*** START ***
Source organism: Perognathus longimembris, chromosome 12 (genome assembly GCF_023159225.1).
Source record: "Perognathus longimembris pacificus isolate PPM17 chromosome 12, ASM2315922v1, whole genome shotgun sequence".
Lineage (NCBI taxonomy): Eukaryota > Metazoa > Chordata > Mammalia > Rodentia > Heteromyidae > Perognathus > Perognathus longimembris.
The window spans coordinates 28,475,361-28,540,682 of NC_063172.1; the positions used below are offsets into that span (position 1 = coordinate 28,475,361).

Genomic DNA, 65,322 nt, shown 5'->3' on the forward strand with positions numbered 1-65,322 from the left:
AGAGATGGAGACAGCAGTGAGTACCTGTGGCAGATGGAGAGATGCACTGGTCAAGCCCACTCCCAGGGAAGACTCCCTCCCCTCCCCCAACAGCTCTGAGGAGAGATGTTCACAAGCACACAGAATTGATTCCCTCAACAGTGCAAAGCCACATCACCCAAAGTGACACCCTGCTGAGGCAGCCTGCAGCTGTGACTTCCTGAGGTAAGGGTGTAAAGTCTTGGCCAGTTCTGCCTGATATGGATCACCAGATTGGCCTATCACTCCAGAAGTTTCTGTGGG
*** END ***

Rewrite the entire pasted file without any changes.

Source organism: Perognathus longimembris, chromosome 12 (genome assembly GCF_023159225.1).
Source record: "Perognathus longimembris pacificus isolate PPM17 chromosome 12, ASM2315922v1, whole genome shotgun sequence".
Lineage (NCBI taxonomy): Eukaryota > Metazoa > Chordata > Mammalia > Rodentia > Heteromyidae > Perognathus > Perognathus longimembris.
The window spans coordinates 28,475,361-28,540,682 of NC_063172.1; the positions used below are offsets into that span (position 1 = coordinate 28,475,361).

Genomic DNA, 65,322 nt, shown 5'->3' on the forward strand with positions numbered 1-65,322 from the left:
AGAGATGGAGACAGCAGTGAGTACCTGTGGCAGATGGAGAGATGCACTGGTCAAGCCCACTCCCAGGGAAGACTCCCTCCCCTCCCCCAACAGCTCTGAGGAGAGATGTTCACAAGCACACAGAATTGATTCCCTCAACAGTGCAAAGCCACATCACCCAAAGTGACACCCTGCTGAGGCAGCCTGCAGCTGTGACTTCCTGAGGTAAGGGTGTAAAGTCTTGGCCAGTTCTGCCTGATATGGATCACCAGATTGGCCTATCACTCCAGAAGTTTCTGTGGG